photo of boat going through river in between highrise buildings

DAILY DOSE: Severe flooding devastates farmers in NE U.S.; Chicago may be physically sinking.

Devastating floods have struck the Northeastern US, causing severe damage to farms during the peak of the growing season. Unprecedented rain, surpassing the volume of Tropical Storm Irene in 2011, obliterated crops, leading to significant losses for farmers in Vermont, Massachusetts, Connecticut, and Pennsylvania. At Diggers’ Mirth Collective Farm in Vermont, the flood destroyed a $250,000 harvest. In Massachusetts, 75 farms sustained damage, with crop losses estimated at a minimum of $15 million across 2,000 acres. Farms in Connecticut lost around 2,000 acres of crops, while Pennsylvania also experienced significant damage. The floods are part of a broader climate crisis, with scientists attributing the increased rainfall to climate change, warning of more extreme weather in the future. The disaster has sparked calls for federal, state, and private financial support to help farms recover and build resilience against future events. (Associated Press)

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A study from the University of Texas at Austin, leveraging the UK Biobank’s repository of half a million genetic and health records, has produced a map of genomic regions potentially responsible for human’s unique skeletal architecture, including our propensity for upright walking. Artificial Intelligence was used to select and analyze over 31,000 records with whole-body X-ray images. The study found 145 genetic locations linked with skeletal changes, many of which play roles in skeletal development. The development of limb and torso proportions were linked to separate genetic programs. These genetic regions also differed significantly from those found in other great apes, indicating evolutionary selection. The study also found support for the hypothesis that early hominins evolved upright walking for more efficient heat dissipation. The research additionally identified genetic regions associated with osteoarthritis, a leading cause of disability in the US. (Nature)

A study published in JAMA Network Open has found a significant rise in the incidence of type 1 diabetes among children and teenagers during the COVID-19 pandemic. The research, which analysed data from 17 studies, found a 14% increase in type 1 diabetes cases during 2020, and a 27% rise in 2021, compared to 2019. While earlier theories suggested the virus might trigger type 1 diabetes, this now seems unlikely. Instead, researchers speculate the increase may be due to environmental or lifestyle changes brought on by the pandemic. The study also revealed a disruption in the usual seasonal pattern of type 1 diabetes, typically seeing more cases in winter than summer. The pandemic has also led to more severe presentations of type 1 diabetes, possibly due to delays in seeking medical help due to COVID-19 restriction. (Nature)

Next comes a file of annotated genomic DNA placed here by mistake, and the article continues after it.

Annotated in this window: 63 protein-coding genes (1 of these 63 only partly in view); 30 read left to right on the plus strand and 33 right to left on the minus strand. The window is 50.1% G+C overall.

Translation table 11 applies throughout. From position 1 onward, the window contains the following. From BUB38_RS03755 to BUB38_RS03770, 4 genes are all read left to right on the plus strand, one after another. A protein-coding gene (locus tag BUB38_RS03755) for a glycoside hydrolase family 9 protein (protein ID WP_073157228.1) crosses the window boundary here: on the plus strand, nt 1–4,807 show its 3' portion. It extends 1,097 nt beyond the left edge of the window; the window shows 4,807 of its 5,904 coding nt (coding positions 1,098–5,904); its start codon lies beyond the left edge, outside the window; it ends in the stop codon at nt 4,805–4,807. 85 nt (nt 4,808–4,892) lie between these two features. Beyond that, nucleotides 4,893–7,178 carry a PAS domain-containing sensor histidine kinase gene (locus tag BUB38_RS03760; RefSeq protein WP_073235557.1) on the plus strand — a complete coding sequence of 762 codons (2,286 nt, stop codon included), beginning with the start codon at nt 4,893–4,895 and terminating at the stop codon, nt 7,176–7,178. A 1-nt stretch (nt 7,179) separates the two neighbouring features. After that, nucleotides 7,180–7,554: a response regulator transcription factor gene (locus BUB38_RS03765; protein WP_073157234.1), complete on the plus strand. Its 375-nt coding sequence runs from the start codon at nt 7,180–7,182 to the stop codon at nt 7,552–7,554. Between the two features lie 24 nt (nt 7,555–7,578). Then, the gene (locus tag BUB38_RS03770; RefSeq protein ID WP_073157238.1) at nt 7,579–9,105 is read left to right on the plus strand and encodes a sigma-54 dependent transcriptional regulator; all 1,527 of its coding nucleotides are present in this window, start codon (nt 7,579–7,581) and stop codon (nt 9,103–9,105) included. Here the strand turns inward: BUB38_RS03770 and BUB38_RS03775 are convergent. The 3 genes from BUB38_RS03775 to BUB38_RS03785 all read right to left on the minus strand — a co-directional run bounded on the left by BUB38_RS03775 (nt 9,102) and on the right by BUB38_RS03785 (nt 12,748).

Researchers at Northwestern University have discovered that “underground climate change” is causing the land beneath downtown Chicago to gradually sink, potentially posing long-term risks to urban structures. The phenomenon, also known as “subsurface heat islands,” is a result of heat radiating into the earth from man-made structures like buildings and underground transportation. This is different from atmospheric climate change, which is linked to greenhouse gas emissions. As ground temperature rises, Chicago’s clay soil contracts, potentially leading to foundation cracks or distortion of buildings. The study found city ground temperatures increasing by around 0.25 degrees Fahrenheit annually, causing some areas to expand upwards or sink down. In addition to structural risks, rising subsurface temperatures can impact plant growth, thermal pollution of groundwaters, transportation infrastructure, and potentially cause health issues for people underground. The study suggests using thermal insulation and harnessing geothermal energy as possible mitigation strategies. (Smithsonian)

In the largest payout to protesters in US history, the City of New York has agreed to a $13 million settlement, compensating around 1,380 individuals with $9,950 each. These protesters were part of the racial justice demonstrations that occurred in 2020 following George Floyd’s murder. The settlement resulted from a class action lawsuit claiming widespread police misconduct during these protests. The legal team used Codec, a video categorization tool by SITU Research, to analyze terabytes of video footage from police body cams, social media, and helicopter surveillance. This analysis included more than 6,300 videos, creating a comprehensive map of alleged police misconduct incidents. Despite this landmark case, defendants have not admitted any wrongdoing. The use of Codec to map incidents of police violence could mark a significant step in holding law enforcement accountable, even as further automated enhancements are planned for the tool. (Wired)

Thanks for reading. Let’s be careful out there.

WORDS: The Biology Guy.


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